Where TikTok faces steep competition from the other social platforms to lock in top creator talent (many of which got their start on competing platforms), it makes sense for the company to take a page out of YouTube’s playbook, which has revenue-sharing plans for popular creators, unlike Instagram who doesn’t.
Like we’ve always said, the platform that invests in creator monetization will win creator preference.
What’s TiKTok saying?
“We are constantly experimenting with ideas and features to improve the app experience for our users. TikTok is a platform for creative expression and a big part of that is showing and sharing the things you love with others. We’re in the early stages of testing a way users can add links to products to their videos and will share more updates when we have them.” – TikTok spokesperson
Over the past few weeks, TikTok has seen record user growth and engagement. Not only has TikTok added more than 12 million unique U.S. visitors in March, increasing its visitor count by 48.3%, but visitors’ average time spent on the platform was 476 minutes (nearly 8 hours), compared to an average of 319.5 minutes (roughly 5 hours) on Instagram.
Despite this increased user growth and engagement, many brand marketers still view TikTok largely as an experimental channel, and have yet to invest the budget that they’ve historically poured into more established platforms like Facebook, Instagram and YouTube. However, this could soon change — especially as TikTok looks to position itself as a legitimate player in the digital ad space by developing transactional ad formats, like “e-Commerce Anchors,” that drive the bottom line — something that many advertisers are laser focused on amidst the global pandemic.
How the Industry is Adjusting to a New Creative Normal
With the majority of U.S. consumers approaching two months since initial shelter-at-home orders took effect mid-March, publishers and brands are now pivoting as we all adjust to a new normal.
For starters, Publishers are transitioning back to ‘normal’ content. The “coronavirus content surge” happened across all formats, including video on platforms like Facebook and YouTube, where publishers saw a surge in viewership in March for virus-related content. As Kate Spies, svp of content, brand and growth at Well + Good said, “unless corona was in the headline or was central to the theme [of a story] it wouldn’t cut through.”
However, over the past three weeks, the incidence of the term “coronavirus” has begun to decrease and searches for the term “coronavirus” are down 75% since their peak in late March. As consumers across the globe are adjusting to this new ‘normal,’ publishers have begun replacing phrases like “amid coronavirus” to phrases like “with everybody staying at home” and have also begun shifting their programming back to the regular fare (or iterations thereof) which have also coincided with the start of a return to normal viewership levels.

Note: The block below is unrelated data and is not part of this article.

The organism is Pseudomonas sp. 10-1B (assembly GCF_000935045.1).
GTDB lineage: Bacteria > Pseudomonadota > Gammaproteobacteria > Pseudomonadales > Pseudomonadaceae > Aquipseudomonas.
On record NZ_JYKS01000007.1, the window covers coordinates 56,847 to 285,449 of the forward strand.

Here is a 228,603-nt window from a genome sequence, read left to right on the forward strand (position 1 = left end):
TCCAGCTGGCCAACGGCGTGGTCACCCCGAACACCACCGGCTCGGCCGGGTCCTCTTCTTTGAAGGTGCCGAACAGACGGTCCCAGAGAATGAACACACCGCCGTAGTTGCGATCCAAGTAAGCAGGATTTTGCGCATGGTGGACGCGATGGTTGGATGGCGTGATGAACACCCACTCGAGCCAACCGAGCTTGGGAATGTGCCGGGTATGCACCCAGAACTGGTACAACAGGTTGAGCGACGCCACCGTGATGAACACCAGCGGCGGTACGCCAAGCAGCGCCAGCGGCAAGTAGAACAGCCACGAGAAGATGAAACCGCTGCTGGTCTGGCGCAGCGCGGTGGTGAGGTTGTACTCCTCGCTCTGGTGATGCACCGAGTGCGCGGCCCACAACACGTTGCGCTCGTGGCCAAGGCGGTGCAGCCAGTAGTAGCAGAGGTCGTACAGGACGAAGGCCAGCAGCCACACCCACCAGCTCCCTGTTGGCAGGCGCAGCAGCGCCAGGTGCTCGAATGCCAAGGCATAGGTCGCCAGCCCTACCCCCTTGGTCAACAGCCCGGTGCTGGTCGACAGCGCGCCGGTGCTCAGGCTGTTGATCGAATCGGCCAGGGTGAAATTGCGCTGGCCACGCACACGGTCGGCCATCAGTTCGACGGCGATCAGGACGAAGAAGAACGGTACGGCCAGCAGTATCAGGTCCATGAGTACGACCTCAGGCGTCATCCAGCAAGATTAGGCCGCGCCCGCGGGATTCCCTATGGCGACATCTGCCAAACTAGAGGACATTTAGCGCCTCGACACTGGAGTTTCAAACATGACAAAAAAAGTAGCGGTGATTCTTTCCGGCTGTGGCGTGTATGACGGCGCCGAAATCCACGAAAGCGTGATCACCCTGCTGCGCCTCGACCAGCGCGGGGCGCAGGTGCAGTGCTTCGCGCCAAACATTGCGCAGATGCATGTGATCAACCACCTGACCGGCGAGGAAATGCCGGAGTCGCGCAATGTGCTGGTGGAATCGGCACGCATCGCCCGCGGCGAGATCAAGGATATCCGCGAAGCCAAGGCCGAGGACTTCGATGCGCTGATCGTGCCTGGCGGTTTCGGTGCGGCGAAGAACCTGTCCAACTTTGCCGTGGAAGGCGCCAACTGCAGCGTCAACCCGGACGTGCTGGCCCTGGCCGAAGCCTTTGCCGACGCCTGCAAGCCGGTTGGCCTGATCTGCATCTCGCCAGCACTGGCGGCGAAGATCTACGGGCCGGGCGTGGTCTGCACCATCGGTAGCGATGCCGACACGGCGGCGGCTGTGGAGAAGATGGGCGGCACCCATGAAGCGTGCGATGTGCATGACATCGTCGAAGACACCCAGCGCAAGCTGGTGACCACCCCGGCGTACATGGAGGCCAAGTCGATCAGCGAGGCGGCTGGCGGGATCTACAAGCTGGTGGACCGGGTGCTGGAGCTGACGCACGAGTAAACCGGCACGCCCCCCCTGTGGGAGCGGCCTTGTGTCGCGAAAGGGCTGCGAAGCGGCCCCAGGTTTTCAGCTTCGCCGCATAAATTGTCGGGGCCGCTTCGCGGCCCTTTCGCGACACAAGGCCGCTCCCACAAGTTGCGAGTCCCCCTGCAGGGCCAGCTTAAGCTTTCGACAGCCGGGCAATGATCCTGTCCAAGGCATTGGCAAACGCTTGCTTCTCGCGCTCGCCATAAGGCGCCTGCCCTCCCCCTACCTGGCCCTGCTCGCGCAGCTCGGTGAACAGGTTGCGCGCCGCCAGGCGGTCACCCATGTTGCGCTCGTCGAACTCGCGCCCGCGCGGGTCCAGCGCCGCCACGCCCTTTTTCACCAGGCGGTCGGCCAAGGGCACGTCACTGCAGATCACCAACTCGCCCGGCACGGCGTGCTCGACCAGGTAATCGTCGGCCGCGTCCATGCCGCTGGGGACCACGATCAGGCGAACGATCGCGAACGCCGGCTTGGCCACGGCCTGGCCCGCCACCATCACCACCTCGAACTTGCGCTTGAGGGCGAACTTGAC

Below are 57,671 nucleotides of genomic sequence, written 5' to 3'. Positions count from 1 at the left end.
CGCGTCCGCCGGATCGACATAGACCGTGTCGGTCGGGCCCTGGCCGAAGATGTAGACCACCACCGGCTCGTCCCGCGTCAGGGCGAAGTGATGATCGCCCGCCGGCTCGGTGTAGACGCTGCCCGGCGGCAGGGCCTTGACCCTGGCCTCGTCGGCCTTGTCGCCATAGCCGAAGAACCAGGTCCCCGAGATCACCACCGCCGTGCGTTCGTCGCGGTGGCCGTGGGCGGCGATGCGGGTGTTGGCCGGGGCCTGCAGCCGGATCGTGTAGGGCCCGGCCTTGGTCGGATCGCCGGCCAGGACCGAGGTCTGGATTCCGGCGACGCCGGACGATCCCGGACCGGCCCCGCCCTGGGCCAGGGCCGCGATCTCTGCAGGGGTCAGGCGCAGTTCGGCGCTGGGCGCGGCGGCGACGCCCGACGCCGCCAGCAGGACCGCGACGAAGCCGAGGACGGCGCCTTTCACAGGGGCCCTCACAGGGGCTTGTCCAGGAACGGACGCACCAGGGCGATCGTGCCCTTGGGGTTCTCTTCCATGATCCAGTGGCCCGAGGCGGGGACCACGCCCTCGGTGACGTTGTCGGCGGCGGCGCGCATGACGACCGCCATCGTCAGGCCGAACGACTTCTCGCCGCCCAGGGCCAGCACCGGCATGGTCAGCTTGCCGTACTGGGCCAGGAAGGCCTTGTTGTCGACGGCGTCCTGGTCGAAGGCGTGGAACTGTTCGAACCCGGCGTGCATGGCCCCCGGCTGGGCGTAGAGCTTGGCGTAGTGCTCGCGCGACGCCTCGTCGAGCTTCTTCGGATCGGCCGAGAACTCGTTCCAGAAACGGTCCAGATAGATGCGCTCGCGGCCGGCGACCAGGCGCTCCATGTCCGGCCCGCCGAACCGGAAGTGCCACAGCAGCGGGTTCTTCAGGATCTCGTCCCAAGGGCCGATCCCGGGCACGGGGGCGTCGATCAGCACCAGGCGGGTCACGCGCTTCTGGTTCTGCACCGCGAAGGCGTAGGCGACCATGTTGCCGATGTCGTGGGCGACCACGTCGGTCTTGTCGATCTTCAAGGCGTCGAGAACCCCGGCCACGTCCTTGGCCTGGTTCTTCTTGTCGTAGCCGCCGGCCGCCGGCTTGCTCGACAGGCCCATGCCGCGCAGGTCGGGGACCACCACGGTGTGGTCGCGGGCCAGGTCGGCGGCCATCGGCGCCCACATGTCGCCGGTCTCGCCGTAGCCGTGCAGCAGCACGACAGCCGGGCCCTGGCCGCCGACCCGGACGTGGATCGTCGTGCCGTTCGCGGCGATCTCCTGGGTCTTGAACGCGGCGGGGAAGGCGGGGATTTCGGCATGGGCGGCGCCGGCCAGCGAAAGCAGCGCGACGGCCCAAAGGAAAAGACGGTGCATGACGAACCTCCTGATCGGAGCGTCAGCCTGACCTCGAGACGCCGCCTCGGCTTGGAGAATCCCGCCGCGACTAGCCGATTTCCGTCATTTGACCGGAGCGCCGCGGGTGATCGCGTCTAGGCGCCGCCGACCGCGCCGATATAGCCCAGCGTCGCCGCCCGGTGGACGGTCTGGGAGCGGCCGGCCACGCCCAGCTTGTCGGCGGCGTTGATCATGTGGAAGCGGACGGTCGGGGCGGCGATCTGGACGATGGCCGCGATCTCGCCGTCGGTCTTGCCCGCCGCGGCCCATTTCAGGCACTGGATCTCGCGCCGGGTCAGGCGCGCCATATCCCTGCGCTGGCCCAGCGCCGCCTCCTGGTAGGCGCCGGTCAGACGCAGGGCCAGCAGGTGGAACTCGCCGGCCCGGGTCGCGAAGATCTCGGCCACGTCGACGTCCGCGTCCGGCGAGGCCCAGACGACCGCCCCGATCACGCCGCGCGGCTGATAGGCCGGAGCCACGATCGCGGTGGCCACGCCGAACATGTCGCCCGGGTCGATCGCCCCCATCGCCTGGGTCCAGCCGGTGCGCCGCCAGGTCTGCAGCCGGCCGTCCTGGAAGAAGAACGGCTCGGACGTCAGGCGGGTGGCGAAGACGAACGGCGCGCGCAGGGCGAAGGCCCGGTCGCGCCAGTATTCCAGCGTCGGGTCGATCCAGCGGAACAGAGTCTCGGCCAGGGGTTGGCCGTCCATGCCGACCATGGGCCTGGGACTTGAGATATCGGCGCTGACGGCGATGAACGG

What about brands?
Brands are interacting with and connecting with consumers in new ways. With the majority of people staying inside, OOH advertising like billboards aren’t getting the eyeballs it used to. While alcohol brands, like Bacardi, have moved ad dollars away from billboards to delivery startups, other brands, like Burger King, have decided to take a creative approach and encourage consumers to use their billboards as Zoom backgrounds.
As a result of increasing consumer fatigue from COVID-19-related topics, we’re all being forced to innovate and use creative approaches to break through. While the channels and tactics may be shifting rapidly, and the way content is created may be changing, the fundamentals of branding and advertising haven’t changed. Do what’s authentic to your brand and its ethos, map your campaign goals to your business objectives, and market where your consumer target is spending their time (hint: it’s online).
As we covered last week, brands are shifting how they create content and leaning heavily on creators and influencers, who not only have excellent content-making skills and a finger on the pulse of culture, but also have an engaged audience.